One of those 80/20 deals..the Trailblazer does 80% of everything that gets walked through the shop door..If it is really thin or really really thick..then we need to look at something else..and how many times is that gonna happen..??

    I think you will really appreciate the engine driven machine when some guy calls to fix his boat and it turns ou tthe boat is 40' and needs a semi to move, so now you go to him..

    Now it is a matter of getting one here and accumulating the additional pieces that I will need..

    I did stop by the school today and since I am a graduate there I can go in and take all the nite classes I want..stick,mig,tig, sheet metal, all of it..soooo I am gonna go dust the rust off..griinnn..

    Thanks

    Grampa

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  • H80N
    replied
    Trailblazer TIG

    Grampa
    have used my Trailblazer for DC tig with the addition of a 200amp aircooled torch and RCCS-14 fingertip controller... and it is a pretty darned good machine for the stuff that I have done so far... as far as AC Tig on aluminum.. the only reason I have not tried that yet is that I need to buy the HF251 high freq box.. but will let you know when I do... that machine does pretty well... like I said take a look at the comparison chart in the Miller catalog.. they did not lie.... But the Trailblazer has a bottom end for AC tig of 35amps which could be problematic on some of the thinner stuff ... maybe sometime I will buy a Dynasty but it is a ways down the list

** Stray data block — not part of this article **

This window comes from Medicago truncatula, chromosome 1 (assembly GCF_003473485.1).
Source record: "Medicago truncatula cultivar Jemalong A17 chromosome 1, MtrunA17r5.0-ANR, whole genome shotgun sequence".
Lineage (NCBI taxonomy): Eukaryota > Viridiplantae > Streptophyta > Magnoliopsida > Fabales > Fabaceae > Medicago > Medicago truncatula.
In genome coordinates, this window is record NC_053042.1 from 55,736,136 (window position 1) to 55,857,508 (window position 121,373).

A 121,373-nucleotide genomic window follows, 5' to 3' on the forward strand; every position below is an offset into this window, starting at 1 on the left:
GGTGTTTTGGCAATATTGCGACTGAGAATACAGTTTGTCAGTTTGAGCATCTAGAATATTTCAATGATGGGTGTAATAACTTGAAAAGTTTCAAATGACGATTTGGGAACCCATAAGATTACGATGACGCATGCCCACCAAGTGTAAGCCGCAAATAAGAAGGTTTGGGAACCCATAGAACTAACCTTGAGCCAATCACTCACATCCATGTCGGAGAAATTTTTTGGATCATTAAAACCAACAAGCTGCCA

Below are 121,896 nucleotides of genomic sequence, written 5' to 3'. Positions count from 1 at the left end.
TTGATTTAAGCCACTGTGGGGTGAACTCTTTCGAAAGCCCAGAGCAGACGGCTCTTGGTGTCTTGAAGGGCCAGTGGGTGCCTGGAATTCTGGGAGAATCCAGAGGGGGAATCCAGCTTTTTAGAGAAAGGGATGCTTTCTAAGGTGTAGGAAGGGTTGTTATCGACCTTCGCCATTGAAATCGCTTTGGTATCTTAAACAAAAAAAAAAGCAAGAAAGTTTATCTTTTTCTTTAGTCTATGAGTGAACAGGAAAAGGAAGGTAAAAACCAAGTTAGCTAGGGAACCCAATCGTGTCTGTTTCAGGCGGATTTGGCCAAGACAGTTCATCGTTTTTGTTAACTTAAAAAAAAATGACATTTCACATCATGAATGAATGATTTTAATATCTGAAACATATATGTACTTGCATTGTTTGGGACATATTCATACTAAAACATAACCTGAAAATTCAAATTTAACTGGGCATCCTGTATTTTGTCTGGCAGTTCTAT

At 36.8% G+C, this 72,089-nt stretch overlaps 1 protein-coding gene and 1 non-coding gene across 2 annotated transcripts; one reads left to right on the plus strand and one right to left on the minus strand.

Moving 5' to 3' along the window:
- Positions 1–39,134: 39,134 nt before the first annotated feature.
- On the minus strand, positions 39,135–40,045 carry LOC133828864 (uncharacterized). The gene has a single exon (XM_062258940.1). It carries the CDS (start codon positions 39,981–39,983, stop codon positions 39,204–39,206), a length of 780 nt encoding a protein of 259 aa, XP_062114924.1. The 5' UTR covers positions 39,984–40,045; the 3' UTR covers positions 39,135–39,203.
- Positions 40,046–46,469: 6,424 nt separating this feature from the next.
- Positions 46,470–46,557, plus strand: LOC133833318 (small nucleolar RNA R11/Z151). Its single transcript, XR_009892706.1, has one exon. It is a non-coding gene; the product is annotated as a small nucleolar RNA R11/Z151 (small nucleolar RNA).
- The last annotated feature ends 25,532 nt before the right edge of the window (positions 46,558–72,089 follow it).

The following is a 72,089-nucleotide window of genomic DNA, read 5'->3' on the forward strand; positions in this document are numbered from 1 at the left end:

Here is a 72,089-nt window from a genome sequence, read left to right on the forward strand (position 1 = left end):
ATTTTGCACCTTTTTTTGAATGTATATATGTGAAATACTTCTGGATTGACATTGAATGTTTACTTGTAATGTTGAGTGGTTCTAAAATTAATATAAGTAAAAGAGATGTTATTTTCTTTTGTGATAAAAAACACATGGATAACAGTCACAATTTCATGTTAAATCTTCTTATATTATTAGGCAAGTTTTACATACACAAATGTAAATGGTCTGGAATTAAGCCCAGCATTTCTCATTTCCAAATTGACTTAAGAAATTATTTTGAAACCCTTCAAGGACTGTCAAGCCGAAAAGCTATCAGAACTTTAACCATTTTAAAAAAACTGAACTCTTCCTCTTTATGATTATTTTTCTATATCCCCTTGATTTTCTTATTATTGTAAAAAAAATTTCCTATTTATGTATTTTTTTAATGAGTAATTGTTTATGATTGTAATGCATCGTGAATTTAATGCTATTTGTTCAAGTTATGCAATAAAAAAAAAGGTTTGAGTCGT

.. for doing boats it is just as easy for the owner to pull the trailer into my yard as it is for me to go and see them.. and the shop machines have the foot control that is sometimes more convenient to use.
    As far as the Trailblazer goes am very happy with it.. It will do all processes x-ray quality while none of it's competition even comes close...
    Thanks
    Heiti

    PS am sure that there are others out there that have much more experience with tigwelding on the Trailblazer, HAWK among them.. their input would help (this ps was added in edit)

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  • H80N
    replied
    Grampa
    been there done that.. would not help anyone that took ill considered advice and got hurt... please see the new thread on Welder Wiring Safety....
    Thanks
    Heiti

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  • Grampa
    replied
    Ok ok

    Heiti,
    Ok..not a problem..From all that I read study and all the Trailblazer seems to be the best for my application..and since there are lots of accessories for it I believe it will suit my needs just fine..

    On the aluminum boat deal..boats around here tend to be made from 1/4" 6061 plate with big block chevs and fords..and big jet pumps..Bit different than the small aluminum lake boat deal..Quite a bit of Stainless as well..the stainless we use is the 316 variety..304 is nice for kitchen hoods..ok for freshwater boats..

    So I think it is best for me to go the Trailblazer route with a suitcase feeder..for the basics...